Race-Based Medicine and Women’s Health

Black Women's Health Care

Recommended Reading:

“Killing the Black Body”

Social justice advocate and law scholar Dorothy Roberts has a precise and powerful message: Race-based medicine is bad medicine. Even today, many doctors still use race as a medical shortcut; they make important decisions about things like pain tolerance based on a patient’s skin color instead of medical observation and measurement. In this searing talk, Roberts lays out the lingering traces of race-based medicine — and invites us to be a part of ending it.

“Though the Human Genome Project proved a decade ago that human beings are not naturally divided by race, an emerging technologically driven science is resuscitating race as a biological category written in our genes.”

Black Women, and especially Black Mothers suffer from this perception of Race as a biological category, not a political and social one.

Dorothy Roberts: Race, Gender, and the New Biocitizen

Dorothy Roberts examines the role of race and gender in the construction of this new biocitizen in light of the current expansion of race-based, reproductive, and genetic biotechnologies along with neoliberal reliance on private resources for people’s welfare. Roberts argues that science, big business, and politics are converging to support a molecularized understanding of race, health, and citizenship that ultimately helps to preserve inequities.

Dorothy Roberts: Race, Gender, and the New Biocitizen from BCRW Videos on Vimeo.


Racism not Race

Watch the TED talk

Race Matters in Women’s Health

Moving from an account of the evolution of race—proving that it has always been a mutable and socially defined political division supported by mainstream science—Roberts delves deep into the current debates, interrogating the newest science and biotechnology, interviewing its researchers, and exposing the political consequences obscured by the focus on genetic difference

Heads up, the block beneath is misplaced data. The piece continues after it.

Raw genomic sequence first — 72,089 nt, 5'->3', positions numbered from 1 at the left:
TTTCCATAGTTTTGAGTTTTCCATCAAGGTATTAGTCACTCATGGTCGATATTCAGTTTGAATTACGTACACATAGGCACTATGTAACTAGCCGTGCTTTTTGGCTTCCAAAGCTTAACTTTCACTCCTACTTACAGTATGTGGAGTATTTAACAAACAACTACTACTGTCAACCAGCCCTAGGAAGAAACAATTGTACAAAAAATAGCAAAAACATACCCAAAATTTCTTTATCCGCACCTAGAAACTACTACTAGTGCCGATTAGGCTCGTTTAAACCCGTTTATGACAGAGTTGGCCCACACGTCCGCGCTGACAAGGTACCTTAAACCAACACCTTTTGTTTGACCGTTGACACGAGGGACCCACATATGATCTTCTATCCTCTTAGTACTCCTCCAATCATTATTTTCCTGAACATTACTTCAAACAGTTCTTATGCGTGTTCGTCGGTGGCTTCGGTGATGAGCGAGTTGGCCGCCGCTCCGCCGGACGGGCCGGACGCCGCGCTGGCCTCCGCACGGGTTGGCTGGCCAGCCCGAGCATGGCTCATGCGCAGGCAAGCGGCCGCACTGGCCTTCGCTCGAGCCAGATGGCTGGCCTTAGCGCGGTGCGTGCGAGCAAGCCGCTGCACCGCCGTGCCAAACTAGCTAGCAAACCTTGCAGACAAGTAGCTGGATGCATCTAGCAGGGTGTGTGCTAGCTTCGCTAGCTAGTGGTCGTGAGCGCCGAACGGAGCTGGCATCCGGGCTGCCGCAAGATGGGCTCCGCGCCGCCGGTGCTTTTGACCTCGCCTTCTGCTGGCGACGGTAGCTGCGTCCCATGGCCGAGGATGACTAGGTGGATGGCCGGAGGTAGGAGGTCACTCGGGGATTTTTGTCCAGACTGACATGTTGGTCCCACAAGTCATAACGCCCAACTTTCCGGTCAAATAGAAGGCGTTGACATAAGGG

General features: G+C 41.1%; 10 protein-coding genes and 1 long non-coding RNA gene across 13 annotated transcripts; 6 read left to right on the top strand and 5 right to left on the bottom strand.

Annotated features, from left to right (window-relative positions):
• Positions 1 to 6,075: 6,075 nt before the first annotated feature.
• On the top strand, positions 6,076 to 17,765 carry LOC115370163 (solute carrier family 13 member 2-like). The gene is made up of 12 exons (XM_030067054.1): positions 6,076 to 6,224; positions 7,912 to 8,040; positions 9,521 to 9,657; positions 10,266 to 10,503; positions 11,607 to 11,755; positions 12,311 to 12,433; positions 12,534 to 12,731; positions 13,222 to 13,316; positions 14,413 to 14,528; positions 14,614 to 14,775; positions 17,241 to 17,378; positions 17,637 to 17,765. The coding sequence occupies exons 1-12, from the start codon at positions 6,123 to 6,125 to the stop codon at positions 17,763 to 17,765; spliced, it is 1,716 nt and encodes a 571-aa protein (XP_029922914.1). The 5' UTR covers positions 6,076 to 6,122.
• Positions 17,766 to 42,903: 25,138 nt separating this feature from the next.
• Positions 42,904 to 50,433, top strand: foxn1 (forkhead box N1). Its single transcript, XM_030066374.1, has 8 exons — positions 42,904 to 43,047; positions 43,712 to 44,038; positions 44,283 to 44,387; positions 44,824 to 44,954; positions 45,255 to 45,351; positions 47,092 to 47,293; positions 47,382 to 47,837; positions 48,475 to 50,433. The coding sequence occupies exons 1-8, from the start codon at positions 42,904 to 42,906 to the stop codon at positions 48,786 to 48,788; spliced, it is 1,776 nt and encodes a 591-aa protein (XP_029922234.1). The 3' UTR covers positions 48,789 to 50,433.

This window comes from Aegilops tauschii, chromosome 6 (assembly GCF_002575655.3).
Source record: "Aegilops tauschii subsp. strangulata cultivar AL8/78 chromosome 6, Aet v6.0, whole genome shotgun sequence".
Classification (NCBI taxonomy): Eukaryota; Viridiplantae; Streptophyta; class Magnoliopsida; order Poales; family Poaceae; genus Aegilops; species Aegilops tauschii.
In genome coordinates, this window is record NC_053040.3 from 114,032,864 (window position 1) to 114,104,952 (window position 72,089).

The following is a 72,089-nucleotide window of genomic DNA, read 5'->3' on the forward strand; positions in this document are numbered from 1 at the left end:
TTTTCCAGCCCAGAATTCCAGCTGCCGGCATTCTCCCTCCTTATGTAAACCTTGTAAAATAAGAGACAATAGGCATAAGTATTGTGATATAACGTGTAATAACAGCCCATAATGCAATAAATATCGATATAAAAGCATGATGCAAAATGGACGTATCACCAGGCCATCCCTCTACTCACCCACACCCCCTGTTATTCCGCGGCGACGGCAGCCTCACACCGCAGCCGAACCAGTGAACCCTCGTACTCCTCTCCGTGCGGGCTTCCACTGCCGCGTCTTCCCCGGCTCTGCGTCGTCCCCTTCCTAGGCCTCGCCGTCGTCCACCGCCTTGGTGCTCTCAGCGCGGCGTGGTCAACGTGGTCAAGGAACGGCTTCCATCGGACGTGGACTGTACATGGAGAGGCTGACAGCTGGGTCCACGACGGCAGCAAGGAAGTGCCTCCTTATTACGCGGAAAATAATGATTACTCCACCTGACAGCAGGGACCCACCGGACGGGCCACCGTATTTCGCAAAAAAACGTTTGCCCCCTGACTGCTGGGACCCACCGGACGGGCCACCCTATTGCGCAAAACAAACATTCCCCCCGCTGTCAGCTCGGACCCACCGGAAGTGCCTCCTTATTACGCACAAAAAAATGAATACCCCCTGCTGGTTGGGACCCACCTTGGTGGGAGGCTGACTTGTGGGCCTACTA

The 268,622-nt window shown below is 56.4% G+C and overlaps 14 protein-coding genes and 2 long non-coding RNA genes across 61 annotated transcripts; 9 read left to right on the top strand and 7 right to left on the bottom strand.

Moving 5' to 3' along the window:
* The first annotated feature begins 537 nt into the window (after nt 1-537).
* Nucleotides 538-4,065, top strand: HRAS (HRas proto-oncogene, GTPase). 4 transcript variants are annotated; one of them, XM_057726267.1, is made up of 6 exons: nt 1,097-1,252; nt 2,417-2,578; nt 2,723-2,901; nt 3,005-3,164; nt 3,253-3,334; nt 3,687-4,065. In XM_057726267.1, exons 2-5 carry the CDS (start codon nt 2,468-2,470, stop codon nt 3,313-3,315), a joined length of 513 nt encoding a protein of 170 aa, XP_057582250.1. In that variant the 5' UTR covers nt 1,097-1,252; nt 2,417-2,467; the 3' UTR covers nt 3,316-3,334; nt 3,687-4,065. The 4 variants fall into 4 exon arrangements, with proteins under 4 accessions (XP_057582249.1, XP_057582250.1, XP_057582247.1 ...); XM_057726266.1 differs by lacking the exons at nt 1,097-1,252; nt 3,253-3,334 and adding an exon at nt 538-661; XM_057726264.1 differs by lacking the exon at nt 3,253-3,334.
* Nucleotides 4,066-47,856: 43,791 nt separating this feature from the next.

Black Women's Health Care

“Monumental. . . . An important contribution to the literature of civil rights, reproductive issues, racism and feminism.” —San Francisco Chronicle

“Compelling. . . . Deftly shows how distorted and racist constructions of black motherhood have affected politics, law, and policy in the United States.” —Ms.

Revisiting ‘Killing the Black Body,’ 20 years later

Greg Johnson– U Penn

“Twenty years ago, Dorothy Roberts, the George A. Weiss University Professor of Law and Sociology at Penn Law School and the School of Arts & Sciences, released her formative book, “Killing the Black Body: Race, Reproduction, and the Meaning of Liberty,” which laid bare the systematic assault on the bodies of black women in the United States”

“Roberts, also the Raymond Pace and Sadie Tanner Mossell Alexander Professor of Civil Rights, says she was driven to write the book after reading news articles in the late 1980s about black women who were arrested and jailed for using drugs while pregnant. Roberts saw the prosecutions as punishing black women for having babies, which led her to research the history of punitive policies directed toward African-American women, and write about the regulation of their childbearing.

“The other thing that motivated me was that I was, at the same time, studying feminist theory and jurisprudence, and I was struck by the way in which most scholars neglected to address these issues that were especially relevant to black women,” she says.”

Read the full article:


Dorothy E. Roberts (born March 8, 1956 in Chicago, Illinois)[1] is an American scholar, public intellectual, and social justice advocate. She writes and lectures on gender, race, and class in legal issues. Her concerns include changing thinking and policy on reproductive health, child welfare and bioethics.

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